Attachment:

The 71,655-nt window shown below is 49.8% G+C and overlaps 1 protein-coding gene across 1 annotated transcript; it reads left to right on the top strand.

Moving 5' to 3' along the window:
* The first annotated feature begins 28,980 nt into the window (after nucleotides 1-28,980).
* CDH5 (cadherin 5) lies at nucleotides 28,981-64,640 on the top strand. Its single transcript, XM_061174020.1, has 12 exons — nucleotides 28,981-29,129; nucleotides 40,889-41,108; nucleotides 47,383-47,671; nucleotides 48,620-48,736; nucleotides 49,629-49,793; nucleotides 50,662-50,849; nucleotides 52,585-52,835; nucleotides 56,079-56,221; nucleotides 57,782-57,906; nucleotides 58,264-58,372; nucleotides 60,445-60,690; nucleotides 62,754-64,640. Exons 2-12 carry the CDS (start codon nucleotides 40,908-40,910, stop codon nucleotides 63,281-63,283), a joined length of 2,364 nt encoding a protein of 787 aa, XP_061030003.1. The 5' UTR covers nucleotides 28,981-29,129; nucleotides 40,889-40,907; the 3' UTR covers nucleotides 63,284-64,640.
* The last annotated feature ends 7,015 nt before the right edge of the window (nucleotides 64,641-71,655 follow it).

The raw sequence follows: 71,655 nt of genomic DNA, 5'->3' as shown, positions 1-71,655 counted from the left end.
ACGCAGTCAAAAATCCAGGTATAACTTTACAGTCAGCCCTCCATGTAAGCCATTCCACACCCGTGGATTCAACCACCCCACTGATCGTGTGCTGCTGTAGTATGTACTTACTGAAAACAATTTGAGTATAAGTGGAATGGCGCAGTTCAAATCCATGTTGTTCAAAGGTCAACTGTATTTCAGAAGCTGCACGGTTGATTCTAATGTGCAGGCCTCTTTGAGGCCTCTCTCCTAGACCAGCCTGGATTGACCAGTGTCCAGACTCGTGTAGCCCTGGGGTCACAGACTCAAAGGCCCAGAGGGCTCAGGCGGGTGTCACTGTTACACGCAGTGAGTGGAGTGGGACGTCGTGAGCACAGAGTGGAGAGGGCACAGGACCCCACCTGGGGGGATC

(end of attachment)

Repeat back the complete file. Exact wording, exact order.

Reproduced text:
The 71,655-nt window shown below is 49.8% G+C and overlaps 1 protein-coding gene across 1 annotated transcript; it reads left to right on the top strand.

Moving 5' to 3' along the window:
* The first annotated feature begins 28,980 nt into the window (after nucleotides 1-28,980).
* CDH5 (cadherin 5) lies at nucleotides 28,981-64,640 on the top strand. Its single transcript, XM_061174020.1, has 12 exons — nucleotides 28,981-29,129; nucleotides 40,889-41,108; nucleotides 47,383-47,671; nucleotides 48,620-48,736; nucleotides 49,629-49,793; nucleotides 50,662-50,849; nucleotides 52,585-52,835; nucleotides 56,079-56,221; nucleotides 57,782-57,906; nucleotides 58,264-58,372; nucleotides 60,445-60,690; nucleotides 62,754-64,640. Exons 2-12 carry the CDS (start codon nucleotides 40,908-40,910, stop codon nucleotides 63,281-63,283), a joined length of 2,364 nt encoding a protein of 787 aa, XP_061030003.1. The 5' UTR covers nucleotides 28,981-29,129; nucleotides 40,889-40,907; the 3' UTR covers nucleotides 63,284-64,640.
* The last annotated feature ends 7,015 nt before the right edge of the window (nucleotides 64,641-71,655 follow it).

The raw sequence follows: 71,655 nt of genomic DNA, 5'->3' as shown, positions 1-71,655 counted from the left end.
ACGCAGTCAAAAATCCAGGTATAACTTTACAGTCAGCCCTCCATGTAAGCCATTCCACACCCGTGGATTCAACCACCCCACTGATCGTGTGCTGCTGTAGTATGTACTTACTGAAAACAATTTGAGTATAAGTGGAATGGCGCAGTTCAAATCCATGTTGTTCAAAGGTCAACTGTATTTCAGAAGCTGCACGGTTGATTCTAATGTGCAGGCCTCTTTGAGGCCTCTCTCCTAGACCAGCCTGGATTGACCAGTGTCCAGACTCGTGTAGCCCTGGGGTCACAGACTCAAAGGCCCAGAGGGCTCAGGCGGGTGTCACTGTTACACGCAGTGAGTGGAGTGGGACGTCGTGAGCACAGAGTGGAGAGGGCACAGGACCCCACCTGGGGGGATC